We were briefed by ISAF and told that armed clashes between insurgents and the Afghan and international military forces decreased in October and November. The insurgency is more or less confined to one third of the country, the south, south-east and east — which is still a very large part — while the remaining two thirds of Afghanistan are considered relatively stable. The security situation, however, remains precarious throughout the country, with the threat of suicide attacks and other forms of terrorism by the Taliban and other armed insurgencies and armed groups posing a serious threat to the nation-building process.
The insurgency and acts of terrorism must be dealt with, where necessary, through robust military and law enforcement measures. In this regard, I wish to commend the efforts undertaken by the Afghanistan Government, ISAF and the coalition forces, despite the casualties being inflicted on them. ISAF’s expansion throughout the entire country now and its assumption of the leading international role in the provision of security, in the absence of reliable and strong Afghan national military and police forces, should be welcome. At the same time, it is important that the Afghan Government, ISAF and the coalition forces observe international humanitarian law, avoid civilian casualties and respect local culture and traditions.
Measures must also be taken to address the growing frustration among ordinary Afghans. President Karzai has stated — and other Afghan interlocutors have echoed this view — that the Afghan Government’s failure to show its capability to provide security, as well as other economic and social services, in the countryside, have increased disillusionment and contributed in part to the surge in violence. The lack of a capable police force and the widespread corruption in the ranks of State and provincial institutions are of particular concern in this regard, according to many of our interlocutors.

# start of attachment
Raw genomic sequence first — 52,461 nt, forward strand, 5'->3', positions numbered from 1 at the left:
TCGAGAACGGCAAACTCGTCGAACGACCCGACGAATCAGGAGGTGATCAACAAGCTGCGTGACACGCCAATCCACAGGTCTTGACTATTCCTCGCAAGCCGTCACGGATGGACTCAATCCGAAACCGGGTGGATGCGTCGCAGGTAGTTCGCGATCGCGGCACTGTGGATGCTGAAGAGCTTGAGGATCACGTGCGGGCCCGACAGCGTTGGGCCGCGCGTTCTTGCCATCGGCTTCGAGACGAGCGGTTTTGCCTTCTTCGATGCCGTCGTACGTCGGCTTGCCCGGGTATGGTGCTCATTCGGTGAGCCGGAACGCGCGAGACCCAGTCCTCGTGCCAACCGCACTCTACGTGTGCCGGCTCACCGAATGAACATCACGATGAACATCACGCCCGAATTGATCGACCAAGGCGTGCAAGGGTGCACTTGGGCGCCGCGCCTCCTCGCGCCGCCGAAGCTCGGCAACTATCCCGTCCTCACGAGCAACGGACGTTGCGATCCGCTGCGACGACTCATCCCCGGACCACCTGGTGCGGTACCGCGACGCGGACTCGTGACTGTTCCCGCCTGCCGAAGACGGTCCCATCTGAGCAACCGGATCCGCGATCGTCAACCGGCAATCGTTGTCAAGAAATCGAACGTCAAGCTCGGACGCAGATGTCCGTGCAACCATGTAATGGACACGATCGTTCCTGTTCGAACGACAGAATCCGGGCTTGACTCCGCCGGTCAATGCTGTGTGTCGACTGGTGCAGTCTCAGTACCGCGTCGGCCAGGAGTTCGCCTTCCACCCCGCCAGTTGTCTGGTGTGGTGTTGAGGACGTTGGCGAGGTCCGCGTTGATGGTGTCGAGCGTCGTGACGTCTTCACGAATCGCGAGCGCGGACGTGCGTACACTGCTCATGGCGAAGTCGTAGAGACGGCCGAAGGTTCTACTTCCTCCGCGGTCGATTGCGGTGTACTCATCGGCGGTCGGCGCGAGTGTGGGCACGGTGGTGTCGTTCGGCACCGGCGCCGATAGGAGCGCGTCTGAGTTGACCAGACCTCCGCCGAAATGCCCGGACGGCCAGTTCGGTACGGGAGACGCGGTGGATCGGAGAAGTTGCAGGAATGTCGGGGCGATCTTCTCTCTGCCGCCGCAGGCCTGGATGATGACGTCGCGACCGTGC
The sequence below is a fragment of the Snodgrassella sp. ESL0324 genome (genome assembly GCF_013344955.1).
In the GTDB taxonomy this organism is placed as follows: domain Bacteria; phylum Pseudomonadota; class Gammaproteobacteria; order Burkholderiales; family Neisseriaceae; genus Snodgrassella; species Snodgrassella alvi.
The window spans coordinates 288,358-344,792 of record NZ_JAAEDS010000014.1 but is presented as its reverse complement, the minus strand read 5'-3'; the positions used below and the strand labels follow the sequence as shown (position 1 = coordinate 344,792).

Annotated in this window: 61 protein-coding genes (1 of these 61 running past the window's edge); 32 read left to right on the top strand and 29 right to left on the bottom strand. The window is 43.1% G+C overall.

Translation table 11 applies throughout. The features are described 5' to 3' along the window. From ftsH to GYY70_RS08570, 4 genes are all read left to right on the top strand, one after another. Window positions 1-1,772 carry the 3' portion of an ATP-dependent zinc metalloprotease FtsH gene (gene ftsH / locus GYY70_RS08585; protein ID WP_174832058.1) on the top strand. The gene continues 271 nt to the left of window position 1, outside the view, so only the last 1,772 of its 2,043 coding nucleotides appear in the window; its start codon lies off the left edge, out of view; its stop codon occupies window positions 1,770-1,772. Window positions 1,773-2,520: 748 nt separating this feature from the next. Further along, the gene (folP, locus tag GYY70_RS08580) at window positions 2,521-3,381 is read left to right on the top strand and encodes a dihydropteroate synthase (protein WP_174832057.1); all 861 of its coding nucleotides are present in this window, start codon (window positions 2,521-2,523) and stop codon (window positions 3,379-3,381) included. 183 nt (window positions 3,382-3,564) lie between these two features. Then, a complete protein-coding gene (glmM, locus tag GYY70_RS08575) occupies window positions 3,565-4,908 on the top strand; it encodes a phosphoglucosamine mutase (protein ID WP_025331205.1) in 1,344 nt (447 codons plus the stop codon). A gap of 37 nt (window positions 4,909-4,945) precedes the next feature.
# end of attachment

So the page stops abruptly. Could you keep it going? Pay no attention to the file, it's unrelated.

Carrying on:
The President also conceded that the continued influence and tolerance of the activities of warlords had also contributed to the loss of faith by the Afghan people.
All interlocutors pointed out the seriousness of the narcotics issue, which, according to President Karzai, is a direct result of the desperation of the Afghan people. It is necessary to address all these issues as a matter of the highest priority. The Afghanistan Government, with the backing of the international community, should take immediate and effective steps, with a view to re-establishing trust among the people.
My third point is that of reconstruction work. As President Karzai put it, Afghanistan had to start on its reconstruction, not merely from zero but from below it, with deep minuses due to years of conflict and the damage sustained by the country. Against this background, the efforts and achievements made so far by the Afghan Government and people are to be highly commended.
In facing the mounting challenges, as we have noted, the Afghanistan Compact remains the best framework for cooperation and promise. It is essential to maintain the principle that Afghans keep their part of the commitment in the Compact in fighting corruption, establishing the rule of law and building a culture of respect for human rights, especially women’s rights. They must be encouraged to own the process and take responsibility at this critical stage of consolidating peace after years of war and misery in their recent history.
At the same time, it is abundantly clear that Afghanistan needs additional and sustained support and assistance from the international community, both for quick gains and for sustained progress over the long term. That is the other side of the Compact pledge, and without such support there is no guarantee that Afghanistan, with all the vast investment made by the international community — that is, the price paid, including in terms of human lives — will not slide back into conflict and become a failed State again.